And the award goes to…
East Harlem non-profit board recognized
Story by Robin Elisabeth Kilmer
The awards season is not over.
While Oscar golden statuettes have been handed out, there are still more honors to come.
The Annual Brooke W. Mahoney Award for Outstanding Board Leadership approaches. There are five nominees, and the winner will be announced during a cocktail reception on Tues., March 11th.
One of this year’s five nominees, East Harlem Tutorial Program, is from Northern Manhattan. The others are BronxWorks, the GO Project, Reach Out & Read of Greater New York and Urban Pathways, and each organization’s board is being singled out as being representative of “outstanding examples of good governance”.
VCG Governance Matters, a nonprofit organization founded in 1969 by the Harvard Business School Club of Greater New York, whose mission focuses on building, strengthening and empowering the boards of nonprofit organizations. It focuses on bringing together boards needing new members—and individuals who wish to serve—across boundaries of skill, ethnicity, age and geography.
VCG Governance Matters established the award in 2009 to honor Brooke W. Mahoney’s memory. Mahoney sought to bring diverse, dedicated individuals into the nonprofit board room, and to create a “brain trust” to help organizations achieve their mission.
It is the only award that annually recognizes the leadership and work of an entire nonprofit Board of Directors.
Former winners include another Northern Manhattan organization, the Harlem RBI.
“These organizations are all dedicated to providing services to individuals and families in need, across our city,” said David LaGreca, VCG Governance Matter’s Executive Director. “We are delighted to be showcasing the dedication of the women and men whose volunteer Board service is critical in achieving the missions of their respective organizations.”
The VCG Governance Matters brings in an outside group each year, explained LaGreca, to evaluate submitted applications and to narrow the group down to 4 or 5 finalists. Each finalist is then interviewed by the jury (consisting of the Executive Director and Board Chair), who select the final winner.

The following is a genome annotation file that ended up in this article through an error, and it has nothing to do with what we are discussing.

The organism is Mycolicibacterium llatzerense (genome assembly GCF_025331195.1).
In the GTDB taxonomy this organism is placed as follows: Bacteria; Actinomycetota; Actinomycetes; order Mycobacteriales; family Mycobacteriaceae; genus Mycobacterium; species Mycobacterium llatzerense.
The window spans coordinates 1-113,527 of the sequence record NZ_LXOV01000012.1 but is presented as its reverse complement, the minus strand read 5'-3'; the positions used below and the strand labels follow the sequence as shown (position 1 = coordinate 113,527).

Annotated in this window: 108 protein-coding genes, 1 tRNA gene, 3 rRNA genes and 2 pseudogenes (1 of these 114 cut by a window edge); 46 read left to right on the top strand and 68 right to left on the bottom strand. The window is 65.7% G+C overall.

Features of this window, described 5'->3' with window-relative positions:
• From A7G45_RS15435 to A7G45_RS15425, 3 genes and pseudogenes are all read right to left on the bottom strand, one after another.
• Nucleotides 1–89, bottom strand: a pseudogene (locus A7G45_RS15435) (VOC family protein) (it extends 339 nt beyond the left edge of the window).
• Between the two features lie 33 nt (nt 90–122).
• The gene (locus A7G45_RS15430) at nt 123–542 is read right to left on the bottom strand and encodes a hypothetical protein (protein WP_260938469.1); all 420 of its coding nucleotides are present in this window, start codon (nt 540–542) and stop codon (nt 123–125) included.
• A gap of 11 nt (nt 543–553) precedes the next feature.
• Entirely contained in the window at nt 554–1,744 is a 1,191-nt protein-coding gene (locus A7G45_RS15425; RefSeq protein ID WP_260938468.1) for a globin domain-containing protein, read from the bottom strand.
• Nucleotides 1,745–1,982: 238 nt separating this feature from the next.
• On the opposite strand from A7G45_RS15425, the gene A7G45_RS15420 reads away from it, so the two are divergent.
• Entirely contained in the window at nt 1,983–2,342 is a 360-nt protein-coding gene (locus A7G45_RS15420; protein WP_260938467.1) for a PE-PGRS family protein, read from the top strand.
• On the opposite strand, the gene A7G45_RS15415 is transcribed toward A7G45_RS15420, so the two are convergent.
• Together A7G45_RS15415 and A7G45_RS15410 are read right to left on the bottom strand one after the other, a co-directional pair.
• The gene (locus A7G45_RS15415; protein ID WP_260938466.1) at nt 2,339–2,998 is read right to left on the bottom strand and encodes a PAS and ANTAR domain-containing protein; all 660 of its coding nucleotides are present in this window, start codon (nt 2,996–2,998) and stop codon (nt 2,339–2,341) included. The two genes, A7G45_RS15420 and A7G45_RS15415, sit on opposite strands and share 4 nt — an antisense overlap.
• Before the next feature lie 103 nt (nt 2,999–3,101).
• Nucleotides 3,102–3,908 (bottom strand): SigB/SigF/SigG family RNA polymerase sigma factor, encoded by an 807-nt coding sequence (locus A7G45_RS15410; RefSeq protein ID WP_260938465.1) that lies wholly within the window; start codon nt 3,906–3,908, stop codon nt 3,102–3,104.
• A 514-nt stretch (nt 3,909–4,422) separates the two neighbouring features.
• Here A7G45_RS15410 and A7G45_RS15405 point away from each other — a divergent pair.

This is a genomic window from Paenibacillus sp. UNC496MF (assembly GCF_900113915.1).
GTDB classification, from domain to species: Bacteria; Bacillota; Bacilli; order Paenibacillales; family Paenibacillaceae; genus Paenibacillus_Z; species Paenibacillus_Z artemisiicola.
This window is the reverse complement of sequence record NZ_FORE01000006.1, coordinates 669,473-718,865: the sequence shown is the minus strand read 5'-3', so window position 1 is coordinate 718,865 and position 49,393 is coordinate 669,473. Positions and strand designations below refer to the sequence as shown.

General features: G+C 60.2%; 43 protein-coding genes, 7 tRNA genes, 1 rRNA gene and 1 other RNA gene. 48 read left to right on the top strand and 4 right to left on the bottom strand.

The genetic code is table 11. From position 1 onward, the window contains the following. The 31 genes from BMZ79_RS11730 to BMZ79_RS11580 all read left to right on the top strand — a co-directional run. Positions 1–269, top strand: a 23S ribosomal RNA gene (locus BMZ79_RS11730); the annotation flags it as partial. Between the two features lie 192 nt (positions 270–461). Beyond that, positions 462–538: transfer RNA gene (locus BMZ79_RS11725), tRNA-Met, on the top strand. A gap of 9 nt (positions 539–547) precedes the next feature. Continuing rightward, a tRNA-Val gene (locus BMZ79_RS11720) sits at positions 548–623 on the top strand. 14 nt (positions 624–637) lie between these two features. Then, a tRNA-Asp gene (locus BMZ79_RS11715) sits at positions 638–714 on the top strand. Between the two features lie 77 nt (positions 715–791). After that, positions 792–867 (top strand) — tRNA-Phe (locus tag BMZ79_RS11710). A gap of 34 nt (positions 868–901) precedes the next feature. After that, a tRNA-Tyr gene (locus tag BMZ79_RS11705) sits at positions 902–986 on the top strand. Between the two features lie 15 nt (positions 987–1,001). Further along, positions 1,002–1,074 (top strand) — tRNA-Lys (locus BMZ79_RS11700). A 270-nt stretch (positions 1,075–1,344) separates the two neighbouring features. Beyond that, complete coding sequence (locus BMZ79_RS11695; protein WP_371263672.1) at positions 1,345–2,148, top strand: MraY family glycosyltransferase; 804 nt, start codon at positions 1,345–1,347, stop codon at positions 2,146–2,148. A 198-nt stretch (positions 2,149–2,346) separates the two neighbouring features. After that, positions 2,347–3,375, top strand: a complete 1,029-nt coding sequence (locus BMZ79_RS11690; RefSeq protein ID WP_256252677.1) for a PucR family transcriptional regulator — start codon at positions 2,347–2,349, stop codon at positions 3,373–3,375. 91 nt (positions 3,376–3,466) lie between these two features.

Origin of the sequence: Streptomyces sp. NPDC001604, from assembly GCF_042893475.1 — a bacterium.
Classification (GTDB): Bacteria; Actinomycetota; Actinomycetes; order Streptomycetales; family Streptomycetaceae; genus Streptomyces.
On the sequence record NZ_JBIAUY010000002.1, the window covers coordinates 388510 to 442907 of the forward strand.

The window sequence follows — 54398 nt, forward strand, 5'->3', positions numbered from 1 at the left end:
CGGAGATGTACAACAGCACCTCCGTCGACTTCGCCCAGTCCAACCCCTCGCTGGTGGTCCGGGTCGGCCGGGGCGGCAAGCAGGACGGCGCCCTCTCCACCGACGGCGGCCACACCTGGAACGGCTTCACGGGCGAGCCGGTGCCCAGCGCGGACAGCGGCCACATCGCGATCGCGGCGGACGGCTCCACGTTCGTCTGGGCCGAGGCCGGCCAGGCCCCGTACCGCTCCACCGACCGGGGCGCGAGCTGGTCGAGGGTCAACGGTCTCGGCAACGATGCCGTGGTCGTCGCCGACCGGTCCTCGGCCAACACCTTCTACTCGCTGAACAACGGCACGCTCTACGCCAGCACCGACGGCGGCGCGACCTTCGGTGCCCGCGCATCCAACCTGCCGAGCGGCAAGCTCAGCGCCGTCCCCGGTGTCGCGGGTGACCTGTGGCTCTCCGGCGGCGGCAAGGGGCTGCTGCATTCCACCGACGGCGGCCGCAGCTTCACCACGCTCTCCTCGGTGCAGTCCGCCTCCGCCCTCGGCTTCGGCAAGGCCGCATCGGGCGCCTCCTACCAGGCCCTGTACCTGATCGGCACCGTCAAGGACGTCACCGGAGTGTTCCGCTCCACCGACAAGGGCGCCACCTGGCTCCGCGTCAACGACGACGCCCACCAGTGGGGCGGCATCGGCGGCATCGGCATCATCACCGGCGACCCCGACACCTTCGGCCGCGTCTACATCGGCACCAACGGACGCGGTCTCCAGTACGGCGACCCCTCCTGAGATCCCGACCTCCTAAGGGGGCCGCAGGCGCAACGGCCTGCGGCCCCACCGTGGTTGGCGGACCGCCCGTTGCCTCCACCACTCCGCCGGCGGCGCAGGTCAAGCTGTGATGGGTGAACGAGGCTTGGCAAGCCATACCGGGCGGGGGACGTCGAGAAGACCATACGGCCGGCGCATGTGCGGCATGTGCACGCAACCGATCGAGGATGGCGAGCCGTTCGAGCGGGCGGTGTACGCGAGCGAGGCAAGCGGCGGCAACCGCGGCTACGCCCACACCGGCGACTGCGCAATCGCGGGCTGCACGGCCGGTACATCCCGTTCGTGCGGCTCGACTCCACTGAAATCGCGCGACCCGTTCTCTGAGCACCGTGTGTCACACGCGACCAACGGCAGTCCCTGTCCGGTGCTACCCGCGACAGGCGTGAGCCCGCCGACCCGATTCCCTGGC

The winner will receive a $5,000 award, supported by a gift in Mahoney’s memory from The Rauch Foundation on whose board she served.
The East Harlem Tutorial Program (EHTP) has been around for over 40 years, serving the East Harlem community providing after school tutorial programs at area schools, and offering student-centered learning at its two charter schools, the East Harlem Scholars Academies.
Tom Webber has been a board member at EHTP for the past five years, but has been deeply engrained in the organization since childhood; his mother, Helen Webber, was one of its co-founders.
The first meetings were held in the Webber family apartment in the Washington Houses.
He wears many different hats, as he is also the Board President of East Harlem’s Edwin Gould Academy, which provides affordable housing for youth who have aged out of the foster care system or the juvenile justice system. And he is the Executive Director of Catholic Big Brothers and Big Sisters.
In the past three years, Webber explains the board of The East Harlem Tutorial Program (EHTP) has undergone some major changes in the way it operates.
There are 20 people on the board, and to prevent stagnation, members must rotate out after three years. They are welcome to apply again, but only after a year’s reprieve. A committee of trustees helps to recruit, nurture and support board members.
EHTP has grown significantly in the years since the changes have been implemented. Beyond its tutoring program, the organization has opened two charter schools, increased staff twofold, and has gone from an operational budget of $3 million to $11 million.
Should EHTP be awarded the $5,000 grant, Webber expects that the funding will support the organization’s programming.
Some of the most important things to know when running a board are not necessarily organizational, noted Webber.
“It’s very important that the board understand that they have a fiduciary responsibility and a legal responsibility,” he explained. “[And that they] drive the mission and policy, but we’re not responsible for everyday operations.”
“Boards get confused and they think they have to be responsible for telling other people what to do, and that’s not helpful.”
Staff members can’t and shouldn’t be expected to take orders from both their direct supervisors and board members.
“They can’t have three bosses,” he added. “They need to know that the Executive Director is the boss, not the board.”
Accepting that they cannot be in control of every aspect of operations might be hard for some board members, but Webber said this is not a problem with EHTP’s board.
“We’ve made it clear what our role is, and what our role isn’t. It’s pretty key,” he said.
“There was a little confusion a few years ago. No more.”
Also helpful is the fact that EHTP has one concrete focus: improving education.
“We don’t try to do everything for everybody,” said Webber.
Aside from the importance of sticking to a single-minded mission and understanding that there is a delegation of tasks, passion is another key feature of a successful board.
“We’re all absolutely committed, and we all bring value added to the board to round out the board expertise,” said Webber.
The winner of the Brooke W. Mahoney Award will be announced on Tues., Mar. 11th.
For more information on the VCG Governance’s and the Award, please visit www.vcg.org.
For more information on the East Harlem Tutorial Program, please visit www.ehtp.org.